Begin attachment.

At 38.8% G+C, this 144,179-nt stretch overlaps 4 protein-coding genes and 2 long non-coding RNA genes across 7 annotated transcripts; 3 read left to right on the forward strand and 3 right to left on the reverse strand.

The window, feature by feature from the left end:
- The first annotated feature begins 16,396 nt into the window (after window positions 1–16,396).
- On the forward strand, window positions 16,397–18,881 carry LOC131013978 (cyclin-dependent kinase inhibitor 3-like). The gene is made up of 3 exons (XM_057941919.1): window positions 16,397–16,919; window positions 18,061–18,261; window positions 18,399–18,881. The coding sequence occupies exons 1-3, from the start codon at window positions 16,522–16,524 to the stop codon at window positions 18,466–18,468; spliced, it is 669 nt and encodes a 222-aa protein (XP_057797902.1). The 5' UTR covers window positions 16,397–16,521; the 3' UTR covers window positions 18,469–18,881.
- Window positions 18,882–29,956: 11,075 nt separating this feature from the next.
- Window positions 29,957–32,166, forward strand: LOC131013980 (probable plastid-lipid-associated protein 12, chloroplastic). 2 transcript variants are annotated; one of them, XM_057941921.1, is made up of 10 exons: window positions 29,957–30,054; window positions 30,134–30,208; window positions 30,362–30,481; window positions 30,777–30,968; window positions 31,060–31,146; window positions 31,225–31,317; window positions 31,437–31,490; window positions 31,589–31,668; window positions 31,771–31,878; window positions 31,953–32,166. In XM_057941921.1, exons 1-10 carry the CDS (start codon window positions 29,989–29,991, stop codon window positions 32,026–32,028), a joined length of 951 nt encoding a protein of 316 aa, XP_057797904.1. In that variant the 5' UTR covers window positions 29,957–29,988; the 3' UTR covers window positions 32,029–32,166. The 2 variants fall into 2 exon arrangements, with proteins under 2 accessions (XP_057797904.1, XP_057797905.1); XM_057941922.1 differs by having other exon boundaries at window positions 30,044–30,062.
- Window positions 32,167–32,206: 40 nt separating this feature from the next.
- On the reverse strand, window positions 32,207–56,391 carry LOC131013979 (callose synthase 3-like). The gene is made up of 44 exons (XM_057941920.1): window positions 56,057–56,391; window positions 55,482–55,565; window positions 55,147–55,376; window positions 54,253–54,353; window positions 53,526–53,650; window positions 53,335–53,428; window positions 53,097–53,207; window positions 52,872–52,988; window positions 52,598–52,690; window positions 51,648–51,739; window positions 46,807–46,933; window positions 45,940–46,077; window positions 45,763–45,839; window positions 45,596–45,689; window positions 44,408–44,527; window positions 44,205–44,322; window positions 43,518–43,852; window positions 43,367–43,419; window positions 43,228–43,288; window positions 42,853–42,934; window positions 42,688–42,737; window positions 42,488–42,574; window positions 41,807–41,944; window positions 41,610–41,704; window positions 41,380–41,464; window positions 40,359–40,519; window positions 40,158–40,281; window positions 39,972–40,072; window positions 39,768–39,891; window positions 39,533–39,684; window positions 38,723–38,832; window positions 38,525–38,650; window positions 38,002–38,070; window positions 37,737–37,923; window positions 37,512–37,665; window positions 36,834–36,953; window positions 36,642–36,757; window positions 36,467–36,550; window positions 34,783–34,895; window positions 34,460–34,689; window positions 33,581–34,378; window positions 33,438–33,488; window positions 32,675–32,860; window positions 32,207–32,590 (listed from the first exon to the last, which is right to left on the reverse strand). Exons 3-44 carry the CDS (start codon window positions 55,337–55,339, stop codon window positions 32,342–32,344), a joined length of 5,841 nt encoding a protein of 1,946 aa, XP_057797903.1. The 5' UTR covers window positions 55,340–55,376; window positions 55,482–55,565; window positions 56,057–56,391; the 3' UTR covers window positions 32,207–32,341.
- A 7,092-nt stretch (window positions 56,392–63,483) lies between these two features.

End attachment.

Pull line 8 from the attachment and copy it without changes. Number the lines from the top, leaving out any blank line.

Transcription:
- On the reverse strand, window positions 32,207–56,391 carry LOC131013979 (callose synthase 3-like). The gene is made up of 44 exons (XM_057941920.1): window positions 56,057–56,391; window positions 55,482–55,565; window positions 55,147–55,376; window positions 54,253–54,353; window positions 53,526–53,650; window positions 53,335–53,428; window positions 53,097–53,207; window positions 52,872–52,988; window positions 52,598–52,690; window positions 51,648–51,739; window positions 46,807–46,933; window positions 45,940–46,077; window positions 45,763–45,839; window positions 45,596–45,689; window positions 44,408–44,527; window positions 44,205–44,322; window positions 43,518–43,852; window positions 43,367–43,419; window positions 43,228–43,288; window positions 42,853–42,934; window positions 42,688–42,737; window positions 42,488–42,574; window positions 41,807–41,944; window positions 41,610–41,704; window positions 41,380–41,464; window positions 40,359–40,519; window positions 40,158–40,281; window positions 39,972–40,072; window positions 39,768–39,891; window positions 39,533–39,684; window positions 38,723–38,832; window positions 38,525–38,650; window positions 38,002–38,070; window positions 37,737–37,923; window positions 37,512–37,665; window positions 36,834–36,953; window positions 36,642–36,757; window positions 36,467–36,550; window positions 34,783–34,895; window positions 34,460–34,689; window positions 33,581–34,378; window positions 33,438–33,488; window positions 32,675–32,860; window positions 32,207–32,590 (listed from the first exon to the last, which is right to left on the reverse strand). Exons 3-44 carry the CDS (start codon window positions 55,337–55,339, stop codon window positions 32,342–32,344), a joined length of 5,841 nt encoding a protein of 1,946 aa, XP_057797903.1. The 5' UTR covers window positions 55,340–55,376; window positions 55,482–55,565; window positions 56,057–56,391; the 3' UTR covers window positions 32,207–32,341.